In case, interest rates after FD maturity reach below 6% p.a., he can invest in direct plans of short-duration debt funds of HDFC Short Term Fund ICICI Prudential Short Term Fund, for building his fixed income corpus.

In case your son has a higher risk appetite, he can invest a part of his fixed income corpus in the direct plans of conservative hybrid funds like Kotak Debt Hybrid Fund ICICI Prudential Regular Savings Fund. As these funds have to invest 10-25% of their corpus in equities equity-related instruments, they can potentially generate higher returns than debt funds fixed deposits.

(Sending queries views at [email protected])

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National Express Stagecoach merger gatecrashed by German investor DWS


Stagecoach shares soared after a German asset manager gatecrashed its planned merger with rival National Express.

In December, the bus, coach tram operator agreed to an offer from National Express that valued it at around £470m.

But the Stagecoach board has now withdrawn support for that offer instead backed a rival bid from DWS Infrastructure worth 105p a share or £595million.

All aboard: The Stagecoach board has backed the new bid from German asset manager DWS Infrastructure worth 105p a share or £595m

Stagecoach shares jumped 36.9 per cent, or 28.25p, to 104.8p while National Express rose 25.6 per cent, or 49.2p, to 241.8p.

The tie-up would have seen the businesses merge with Stagecoach investors owning 25 per cent of the combined entity while National Express shareholders took the remaining 75 per cent.

National Express acknowledged the swoop by DWS but advised Stagecoach shareholders to take no action that it would make a further announcement soon.

The bidding war has pitted founders Sir Brian Souter Dame Ann Gloag – the brother sister who set the firm up in 1980 – against each other.

While Souter has backed the National Express bid, Gloag has thrown her weight behind DWS.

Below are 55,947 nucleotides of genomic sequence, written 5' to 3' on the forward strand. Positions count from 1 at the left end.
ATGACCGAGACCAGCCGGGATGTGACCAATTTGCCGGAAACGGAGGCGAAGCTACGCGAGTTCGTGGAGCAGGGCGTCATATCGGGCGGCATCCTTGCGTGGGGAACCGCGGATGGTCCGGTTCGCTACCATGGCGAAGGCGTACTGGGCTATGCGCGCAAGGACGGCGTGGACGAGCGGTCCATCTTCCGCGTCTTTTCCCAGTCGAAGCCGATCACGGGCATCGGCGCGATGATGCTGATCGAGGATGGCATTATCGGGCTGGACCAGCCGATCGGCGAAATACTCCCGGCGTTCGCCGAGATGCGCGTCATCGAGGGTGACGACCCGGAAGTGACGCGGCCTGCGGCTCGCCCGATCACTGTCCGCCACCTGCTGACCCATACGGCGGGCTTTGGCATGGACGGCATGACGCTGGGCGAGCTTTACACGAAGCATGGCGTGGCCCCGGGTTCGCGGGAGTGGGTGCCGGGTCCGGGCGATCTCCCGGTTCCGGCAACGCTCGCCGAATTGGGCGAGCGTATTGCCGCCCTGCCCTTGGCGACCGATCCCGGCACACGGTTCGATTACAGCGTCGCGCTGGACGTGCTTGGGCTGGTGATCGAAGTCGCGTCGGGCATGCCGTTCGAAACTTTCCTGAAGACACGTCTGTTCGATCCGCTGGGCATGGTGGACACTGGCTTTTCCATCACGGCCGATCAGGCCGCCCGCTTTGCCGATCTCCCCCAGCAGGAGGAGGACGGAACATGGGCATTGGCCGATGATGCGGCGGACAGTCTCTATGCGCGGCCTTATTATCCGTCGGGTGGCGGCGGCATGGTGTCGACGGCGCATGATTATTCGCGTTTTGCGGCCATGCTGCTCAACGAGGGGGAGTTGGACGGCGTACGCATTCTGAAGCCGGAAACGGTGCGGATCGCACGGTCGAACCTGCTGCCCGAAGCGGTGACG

Analysts at broker Peel Hunt said the deal was ‘clearly positive for Stagecoach’ as well as the wider bus rail sector, which they noted had been hit hard by higher fuel prices. 

They also highlighted that a ‘sharp decline’ in National Express’s share price in recent weeks meant its all-share offer was now worth only around 70p per share, a third less than the new bid from DWS.

Stock Watch – Renalytix

Renalytix soared after launching a kidney-disease-testing platform in the US.

The group’s myIntelX portal will allow physicians to order its KidneyIntelX test, which is designed to identify patients with Type 2 diabetes that are at high risk of rapid progression of kidney disease.

The launch forms part of a planned expansion of KidneyIntelX to healthcare systems in US states including New York, Mississippi Utah before the end of June. 

Shares surged 23.8 per cent, or 68p, to 353p.

The FTSE 100 jumped 3.3 per cent, or 226.61 points, to 7190.72 while the FTSE 250 climbed 4.4 per cent, or 851.58 points, to 20069.20. 

The rebound came as traders hunted for bargains amid hopes that recent selloffs could provide a fertile hunting ground for potential takeover bids as buyers looked to snap up companies on the cheap.

‘With share prices down across so many sectors, someone looking to acquire could find more attraction valuations in the current market so opportunistic bids could become a theme over the coming months,’ said AJ Bell investment director Russ Mould.